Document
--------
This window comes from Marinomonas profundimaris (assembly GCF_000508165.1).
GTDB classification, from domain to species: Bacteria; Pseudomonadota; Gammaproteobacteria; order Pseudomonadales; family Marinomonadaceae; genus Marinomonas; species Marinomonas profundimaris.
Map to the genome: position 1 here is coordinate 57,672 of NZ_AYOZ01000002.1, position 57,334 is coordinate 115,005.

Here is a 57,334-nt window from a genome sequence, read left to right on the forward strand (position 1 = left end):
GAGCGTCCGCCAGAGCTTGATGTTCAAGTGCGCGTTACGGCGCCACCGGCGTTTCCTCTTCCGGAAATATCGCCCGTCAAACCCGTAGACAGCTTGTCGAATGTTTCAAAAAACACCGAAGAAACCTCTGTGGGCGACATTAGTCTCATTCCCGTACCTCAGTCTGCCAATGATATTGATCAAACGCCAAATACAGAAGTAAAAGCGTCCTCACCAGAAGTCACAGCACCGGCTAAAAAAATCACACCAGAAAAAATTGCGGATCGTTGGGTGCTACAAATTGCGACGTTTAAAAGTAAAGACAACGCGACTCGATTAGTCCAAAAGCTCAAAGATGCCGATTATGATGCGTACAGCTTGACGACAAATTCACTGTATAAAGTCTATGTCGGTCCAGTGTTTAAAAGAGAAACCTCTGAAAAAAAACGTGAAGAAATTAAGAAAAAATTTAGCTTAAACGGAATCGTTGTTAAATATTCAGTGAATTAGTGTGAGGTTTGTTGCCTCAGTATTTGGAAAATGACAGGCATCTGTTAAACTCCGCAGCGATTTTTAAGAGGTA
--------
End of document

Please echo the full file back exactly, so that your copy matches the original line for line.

This window comes from Marinomonas profundimaris (assembly GCF_000508165.1).
GTDB classification, from domain to species: Bacteria; Pseudomonadota; Gammaproteobacteria; order Pseudomonadales; family Marinomonadaceae; genus Marinomonas; species Marinomonas profundimaris.
Map to the genome: position 1 here is coordinate 57,672 of NZ_AYOZ01000002.1, position 57,334 is coordinate 115,005.

Here is a 57,334-nt window from a genome sequence, read left to right on the forward strand (position 1 = left end):
GAGCGTCCGCCAGAGCTTGATGTTCAAGTGCGCGTTACGGCGCCACCGGCGTTTCCTCTTCCGGAAATATCGCCCGTCAAACCCGTAGACAGCTTGTCGAATGTTTCAAAAAACACCGAAGAAACCTCTGTGGGCGACATTAGTCTCATTCCCGTACCTCAGTCTGCCAATGATATTGATCAAACGCCAAATACAGAAGTAAAAGCGTCCTCACCAGAAGTCACAGCACCGGCTAAAAAAATCACACCAGAAAAAATTGCGGATCGTTGGGTGCTACAAATTGCGACGTTTAAAAGTAAAGACAACGCGACTCGATTAGTCCAAAAGCTCAAAGATGCCGATTATGATGCGTACAGCTTGACGACAAATTCACTGTATAAAGTCTATGTCGGTCCAGTGTTTAAAAGAGAAACCTCTGAAAAAAAACGTGAAGAAATTAAGAAAAAATTTAGCTTAAACGGAATCGTTGTTAAATATTCAGTGAATTAGTGTGAGGTTTGTTGCCTCAGTATTTGGAAAATGACAGGCATCTGTTAAACTCCGCAGCGATTTTTAAGAGGTA